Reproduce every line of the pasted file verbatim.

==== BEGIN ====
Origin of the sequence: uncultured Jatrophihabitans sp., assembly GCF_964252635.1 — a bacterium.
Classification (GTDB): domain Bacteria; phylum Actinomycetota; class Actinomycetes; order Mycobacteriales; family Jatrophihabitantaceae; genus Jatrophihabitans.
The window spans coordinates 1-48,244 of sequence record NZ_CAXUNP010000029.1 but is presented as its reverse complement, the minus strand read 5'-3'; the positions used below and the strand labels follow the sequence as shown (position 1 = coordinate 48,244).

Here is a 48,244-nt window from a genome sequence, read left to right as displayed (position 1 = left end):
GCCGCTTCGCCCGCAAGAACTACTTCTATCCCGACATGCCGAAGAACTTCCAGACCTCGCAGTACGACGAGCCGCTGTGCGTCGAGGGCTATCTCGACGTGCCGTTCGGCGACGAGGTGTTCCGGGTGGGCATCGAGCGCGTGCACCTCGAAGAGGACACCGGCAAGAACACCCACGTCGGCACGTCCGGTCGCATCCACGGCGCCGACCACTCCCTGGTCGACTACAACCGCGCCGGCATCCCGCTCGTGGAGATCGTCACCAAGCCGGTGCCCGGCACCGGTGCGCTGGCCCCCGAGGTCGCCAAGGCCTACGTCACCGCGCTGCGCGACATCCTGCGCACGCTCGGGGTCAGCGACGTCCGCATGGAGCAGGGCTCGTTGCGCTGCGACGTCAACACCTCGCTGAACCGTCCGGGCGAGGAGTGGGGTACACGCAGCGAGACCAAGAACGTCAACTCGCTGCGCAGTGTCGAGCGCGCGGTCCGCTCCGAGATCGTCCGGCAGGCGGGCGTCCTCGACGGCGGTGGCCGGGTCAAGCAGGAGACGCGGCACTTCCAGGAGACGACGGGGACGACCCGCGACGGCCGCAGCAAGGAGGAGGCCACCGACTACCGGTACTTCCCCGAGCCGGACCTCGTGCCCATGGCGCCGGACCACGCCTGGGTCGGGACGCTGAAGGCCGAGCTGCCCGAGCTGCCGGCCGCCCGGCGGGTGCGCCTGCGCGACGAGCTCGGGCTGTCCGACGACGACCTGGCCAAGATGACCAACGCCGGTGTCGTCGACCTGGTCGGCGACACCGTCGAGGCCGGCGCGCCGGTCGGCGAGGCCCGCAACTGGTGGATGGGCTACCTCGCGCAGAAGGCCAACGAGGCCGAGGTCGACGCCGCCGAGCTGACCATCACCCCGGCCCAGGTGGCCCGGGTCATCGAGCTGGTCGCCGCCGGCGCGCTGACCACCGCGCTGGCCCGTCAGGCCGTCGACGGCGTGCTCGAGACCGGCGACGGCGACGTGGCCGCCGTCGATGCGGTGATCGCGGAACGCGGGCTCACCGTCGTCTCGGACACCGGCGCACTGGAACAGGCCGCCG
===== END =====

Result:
Origin of the sequence: uncultured Jatrophihabitans sp., assembly GCF_964252635.1 — a bacterium.
Classification (GTDB): domain Bacteria; phylum Actinomycetota; class Actinomycetes; order Mycobacteriales; family Jatrophihabitantaceae; genus Jatrophihabitans.
The window spans coordinates 1-48,244 of sequence record NZ_CAXUNP010000029.1 but is presented as its reverse complement, the minus strand read 5'-3'; the positions used below and the strand labels follow the sequence as shown (position 1 = coordinate 48,244).

Here is a 48,244-nt window from a genome sequence, read left to right as displayed (position 1 = left end):
GCCGCTTCGCCCGCAAGAACTACTTCTATCCCGACATGCCGAAGAACTTCCAGACCTCGCAGTACGACGAGCCGCTGTGCGTCGAGGGCTATCTCGACGTGCCGTTCGGCGACGAGGTGTTCCGGGTGGGCATCGAGCGCGTGCACCTCGAAGAGGACACCGGCAAGAACACCCACGTCGGCACGTCCGGTCGCATCCACGGCGCCGACCACTCCCTGGTCGACTACAACCGCGCCGGCATCCCGCTCGTGGAGATCGTCACCAAGCCGGTGCCCGGCACCGGTGCGCTGGCCCCCGAGGTCGCCAAGGCCTACGTCACCGCGCTGCGCGACATCCTGCGCACGCTCGGGGTCAGCGACGTCCGCATGGAGCAGGGCTCGTTGCGCTGCGACGTCAACACCTCGCTGAACCGTCCGGGCGAGGAGTGGGGTACACGCAGCGAGACCAAGAACGTCAACTCGCTGCGCAGTGTCGAGCGCGCGGTCCGCTCCGAGATCGTCCGGCAGGCGGGCGTCCTCGACGGCGGTGGCCGGGTCAAGCAGGAGACGCGGCACTTCCAGGAGACGACGGGGACGACCCGCGACGGCCGCAGCAAGGAGGAGGCCACCGACTACCGGTACTTCCCCGAGCCGGACCTCGTGCCCATGGCGCCGGACCACGCCTGGGTCGGGACGCTGAAGGCCGAGCTGCCCGAGCTGCCGGCCGCCCGGCGGGTGCGCCTGCGCGACGAGCTCGGGCTGTCCGACGACGACCTGGCCAAGATGACCAACGCCGGTGTCGTCGACCTGGTCGGCGACACCGTCGAGGCCGGCGCGCCGGTCGGCGAGGCCCGCAACTGGTGGATGGGCTACCTCGCGCAGAAGGCCAACGAGGCCGAGGTCGACGCCGCCGAGCTGACCATCACCCCGGCCCAGGTGGCCCGGGTCATCGAGCTGGTCGCCGCCGGCGCGCTGACCACCGCGCTGGCCCGTCAGGCCGTCGACGGCGTGCTCGAGACCGGCGACGGCGACGTGGCCGCCGTCGATGCGGTGATCGCGGAACGCGGGCTCACCGTCGTCTCGGACACCGGCGCACTGGAACAGGCCGCCG